Friday, July 17, 2015

Data Mining's Forgotten Step-Children

Depending on whose definition one reads, the list of activities which comprise data mining will vary, but the first two items are always the same...

Number 1: Prediction

The most common data mining function, by far, is prediction (or, more esoterically, supervised learning), which is sometimes listed twice, depending on the type of variable being predicted: classification (when the target is categorical) vs. regression (when the target is numerical). Predictive models learned by machines from historical examples easily occupy the most of almost any measure of data mining: time, money, technical papers published, software packages, etc. The hyperbole of marketers and the fears of data mining critics, also, are most often associated with prediction.

Number 2: Clustering

The second most common data mining function in practice is clustering (sometimes known by the alias unsupervised learning). Gathering things into "natural" groupings has a long history in some fields (cladistics in biology, for instance), though clustering's "no right or wrong answer" quality likely will cement its continuing spot in second place.  Despite being second banana to prediction, clustering enjoys widespread application and is well understood even in non-technical circles. What marketer doesn't like a good segmentation?

"... and all the rest!"

What else is in the data mining toolbox? Definitions vary, but the next two most commonly mentioned tasks are anomaly detection and association rule discovery. Other tasks have been included, such as data visualization, though that field dates back well over a hundred years and clearly enjoys a healthy existence outside of the data mining field.

Anomaly detection (a superset of statistical outlier detection) searches for observations which violate patterns in data. Generally, these patterns are discovered (explicitly or not) using prediction or clustering. Given that a wide array of prediction or clustering techniques might be applied, the patterns concluded to exist within a single data set will vary, implying that observations flagged as anomalous will vary. This leaves anomaly detection somewhat in the company of clustering in the sense of having "no right or wrong answers".  Still, anomaly detection can be immensely useful, with two common applications being fraud detection and data cleansing. This author has used a simple anomaly detection process to help find errors in predictive model implementation code.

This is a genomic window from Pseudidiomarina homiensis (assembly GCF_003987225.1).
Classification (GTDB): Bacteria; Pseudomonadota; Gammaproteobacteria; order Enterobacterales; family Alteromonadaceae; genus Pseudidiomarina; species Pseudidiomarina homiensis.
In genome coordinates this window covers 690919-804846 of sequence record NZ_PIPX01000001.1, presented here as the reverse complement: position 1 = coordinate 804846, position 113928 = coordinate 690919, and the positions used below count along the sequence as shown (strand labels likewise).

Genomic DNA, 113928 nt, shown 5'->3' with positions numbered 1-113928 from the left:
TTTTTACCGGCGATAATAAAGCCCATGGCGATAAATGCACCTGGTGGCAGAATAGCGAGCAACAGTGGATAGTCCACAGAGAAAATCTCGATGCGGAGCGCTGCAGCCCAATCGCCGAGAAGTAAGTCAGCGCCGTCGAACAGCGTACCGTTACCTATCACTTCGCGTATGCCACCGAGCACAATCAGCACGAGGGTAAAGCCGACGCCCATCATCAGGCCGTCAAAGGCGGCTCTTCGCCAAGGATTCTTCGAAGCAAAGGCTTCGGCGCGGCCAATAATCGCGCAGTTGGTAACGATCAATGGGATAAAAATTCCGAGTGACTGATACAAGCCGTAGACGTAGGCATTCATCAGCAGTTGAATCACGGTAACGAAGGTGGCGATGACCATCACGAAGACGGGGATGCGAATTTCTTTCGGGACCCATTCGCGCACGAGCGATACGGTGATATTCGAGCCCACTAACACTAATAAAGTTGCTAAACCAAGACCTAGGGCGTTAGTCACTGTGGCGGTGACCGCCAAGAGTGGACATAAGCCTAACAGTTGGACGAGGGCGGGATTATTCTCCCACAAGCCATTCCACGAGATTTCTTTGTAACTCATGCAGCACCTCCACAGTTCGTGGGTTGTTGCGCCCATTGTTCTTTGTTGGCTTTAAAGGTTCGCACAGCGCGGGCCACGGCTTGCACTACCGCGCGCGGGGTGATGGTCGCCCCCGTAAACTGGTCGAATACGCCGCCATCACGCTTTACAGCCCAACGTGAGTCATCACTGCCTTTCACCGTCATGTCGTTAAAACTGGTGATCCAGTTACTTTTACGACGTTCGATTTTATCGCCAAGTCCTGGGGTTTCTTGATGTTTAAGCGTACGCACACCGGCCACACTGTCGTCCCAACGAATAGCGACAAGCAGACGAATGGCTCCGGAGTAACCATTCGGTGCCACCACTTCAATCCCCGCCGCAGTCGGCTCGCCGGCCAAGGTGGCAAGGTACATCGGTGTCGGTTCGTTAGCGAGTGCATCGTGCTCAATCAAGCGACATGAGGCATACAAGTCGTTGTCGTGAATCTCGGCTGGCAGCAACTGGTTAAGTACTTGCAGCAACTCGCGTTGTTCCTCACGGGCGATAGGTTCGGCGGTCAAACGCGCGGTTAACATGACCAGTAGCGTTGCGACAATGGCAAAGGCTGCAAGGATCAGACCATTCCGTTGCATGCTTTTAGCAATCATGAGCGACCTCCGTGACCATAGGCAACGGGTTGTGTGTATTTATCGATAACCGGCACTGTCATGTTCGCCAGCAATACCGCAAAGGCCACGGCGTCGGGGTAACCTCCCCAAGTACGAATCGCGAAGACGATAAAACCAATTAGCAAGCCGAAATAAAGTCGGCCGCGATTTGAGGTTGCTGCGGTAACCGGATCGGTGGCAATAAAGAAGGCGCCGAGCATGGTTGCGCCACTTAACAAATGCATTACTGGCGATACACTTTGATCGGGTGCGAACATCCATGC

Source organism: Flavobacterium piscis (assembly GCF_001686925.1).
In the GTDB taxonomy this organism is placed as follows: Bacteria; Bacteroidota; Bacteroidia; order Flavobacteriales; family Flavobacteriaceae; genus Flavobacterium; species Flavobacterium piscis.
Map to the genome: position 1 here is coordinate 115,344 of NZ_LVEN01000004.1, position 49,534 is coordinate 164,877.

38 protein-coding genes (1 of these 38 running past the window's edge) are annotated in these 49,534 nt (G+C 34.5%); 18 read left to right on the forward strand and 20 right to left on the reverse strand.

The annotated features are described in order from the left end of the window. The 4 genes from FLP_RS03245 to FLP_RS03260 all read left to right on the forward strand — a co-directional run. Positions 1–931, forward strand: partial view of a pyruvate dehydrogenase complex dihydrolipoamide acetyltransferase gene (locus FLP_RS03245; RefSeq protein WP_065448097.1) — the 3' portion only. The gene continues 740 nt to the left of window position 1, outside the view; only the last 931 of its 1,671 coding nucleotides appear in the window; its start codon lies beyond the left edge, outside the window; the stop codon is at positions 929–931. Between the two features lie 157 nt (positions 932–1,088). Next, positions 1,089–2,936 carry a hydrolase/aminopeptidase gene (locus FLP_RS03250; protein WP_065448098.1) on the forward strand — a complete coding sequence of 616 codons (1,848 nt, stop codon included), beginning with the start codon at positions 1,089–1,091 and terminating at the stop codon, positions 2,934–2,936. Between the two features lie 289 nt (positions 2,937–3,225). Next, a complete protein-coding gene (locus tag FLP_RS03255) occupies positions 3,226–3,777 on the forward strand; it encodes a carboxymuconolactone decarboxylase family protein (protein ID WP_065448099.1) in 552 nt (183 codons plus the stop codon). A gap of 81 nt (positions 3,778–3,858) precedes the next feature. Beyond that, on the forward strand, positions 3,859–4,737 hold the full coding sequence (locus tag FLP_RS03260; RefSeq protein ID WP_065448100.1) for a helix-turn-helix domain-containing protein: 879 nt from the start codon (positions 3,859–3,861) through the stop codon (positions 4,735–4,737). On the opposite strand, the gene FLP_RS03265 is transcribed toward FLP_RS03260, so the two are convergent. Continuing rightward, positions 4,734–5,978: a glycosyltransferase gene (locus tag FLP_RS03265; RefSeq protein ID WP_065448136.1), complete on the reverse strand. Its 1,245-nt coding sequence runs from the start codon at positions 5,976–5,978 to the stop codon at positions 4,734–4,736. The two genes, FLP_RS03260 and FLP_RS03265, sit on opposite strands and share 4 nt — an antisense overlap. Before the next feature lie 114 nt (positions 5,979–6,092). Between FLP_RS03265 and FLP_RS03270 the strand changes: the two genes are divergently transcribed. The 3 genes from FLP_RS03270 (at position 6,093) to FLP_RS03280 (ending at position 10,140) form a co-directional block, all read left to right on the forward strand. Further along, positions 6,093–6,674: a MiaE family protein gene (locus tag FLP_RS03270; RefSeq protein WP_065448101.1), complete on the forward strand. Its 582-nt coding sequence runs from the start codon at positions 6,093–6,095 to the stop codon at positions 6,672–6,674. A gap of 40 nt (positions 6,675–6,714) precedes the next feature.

Association rule discovery attempts to identify patterns among data items which exhibit associations with one another. The classic example is individual items of merchandise in a retail setting (market basket analysis): Each purchase represents an association of a variety of distinct items with one another. After enough purchases, relationships among items can be inferred, such as the frequent purchase of coffee with sugar. Relationships among people, as evidenced by instances of telephone or electronic contact, have also been explored, both for marketing purposes and in law enforcement.

Further Reading

Neither anomaly detection nor association rule discovery receive nearly the press that the first two members of the data mining club do, but it is worth learning something about them. Some problems fall more naturally into their purview. To get started with these techniques, the standard references will do, such as Witten and Frank, or Han and Kamber. Also consider material on outliers in the traditional statistical literature.